This review of Michael Totten’s new book, “The Road to Fatima Gate: The Beirut Spring, the rise of Hezbollah, and the Iranian War against Israel”, was written by Hadar Sela, and published in The Propagandist.
The current political and social upheaval throughout the Middle East and North Africa has highlighted something that those of us living in the region have known for a long time; just how rare accurate reporting and analysis of events in this area is.
Too much of the commentary produced by foreign correspondents and Middle East ‘experts’ is one-dimensional and it is the result of both the inability of writers to set aside their own cultural straight-jackets which have little or no relevance in this region, together with the commercial pressures to compete for headlines in a digital age in which speed and volume of content trump accuracy and quality reporting.
I often think of this prevalent sort of Middle East journalism in terms of mass-produced, flat-pack chipboard furniture. It’s not meant to last, it all looks pretty much the same, it doesn’t aspire to quality in terms of the materials used, and it comes in a one-size- fits- all form of presentation designed to appeal to the broadest possible consensus.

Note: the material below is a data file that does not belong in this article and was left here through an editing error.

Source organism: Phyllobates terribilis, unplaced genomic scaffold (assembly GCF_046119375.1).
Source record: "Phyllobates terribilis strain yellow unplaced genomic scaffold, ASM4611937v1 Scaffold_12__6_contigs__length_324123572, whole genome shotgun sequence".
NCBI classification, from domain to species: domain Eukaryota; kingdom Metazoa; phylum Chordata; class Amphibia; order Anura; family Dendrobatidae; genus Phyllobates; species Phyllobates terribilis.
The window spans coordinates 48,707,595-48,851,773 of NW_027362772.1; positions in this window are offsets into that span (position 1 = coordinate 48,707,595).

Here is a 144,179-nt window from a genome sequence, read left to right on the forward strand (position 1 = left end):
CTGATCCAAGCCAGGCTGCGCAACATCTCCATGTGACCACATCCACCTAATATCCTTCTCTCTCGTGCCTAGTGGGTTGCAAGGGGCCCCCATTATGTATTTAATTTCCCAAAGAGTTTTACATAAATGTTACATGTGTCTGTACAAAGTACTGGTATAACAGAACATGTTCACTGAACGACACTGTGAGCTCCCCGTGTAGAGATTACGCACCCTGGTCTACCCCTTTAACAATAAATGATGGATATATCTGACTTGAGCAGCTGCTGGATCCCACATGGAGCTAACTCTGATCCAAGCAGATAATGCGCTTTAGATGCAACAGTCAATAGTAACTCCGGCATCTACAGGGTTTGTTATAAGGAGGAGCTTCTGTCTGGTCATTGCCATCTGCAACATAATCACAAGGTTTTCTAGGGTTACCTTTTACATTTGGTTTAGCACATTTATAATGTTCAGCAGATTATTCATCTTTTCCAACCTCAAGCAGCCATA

By contrast, Michael Totten is a master carpenter. His work is a long, slow process using only carefully selected quality materials, often acquired with difficulty. In terms of volume, he comes nowhere near the output of many of his colleagues, but what he does produce will stand the test of time because Totten does not seek to tell his readers (or himself) what they want to know – he informs them of what they need to know.
Over five years of research went into “The Road to Fatima Gate”, which begins with the ‘Beirut Spring’ of 2005 which followed the political murder of the former Lebanese Prime Minister, Rafik Hariri. The book documents the subsequent seismic shifts in Lebanese politics over the next half-decade and the related events in the broader region, including the 2006 summer war between Hezbollah and Israel.
Not only does Totten manage to unravel for his reader the intricacies of the various factions at work in Lebanon, he succeeds in mapping their changing alliances and connections to the broader regional picture, whilst at the same time deconstructing the often one-dimensional impressions which many Westerners hold of the players at work in the entire Middle East.
Read the rest of the essay, here.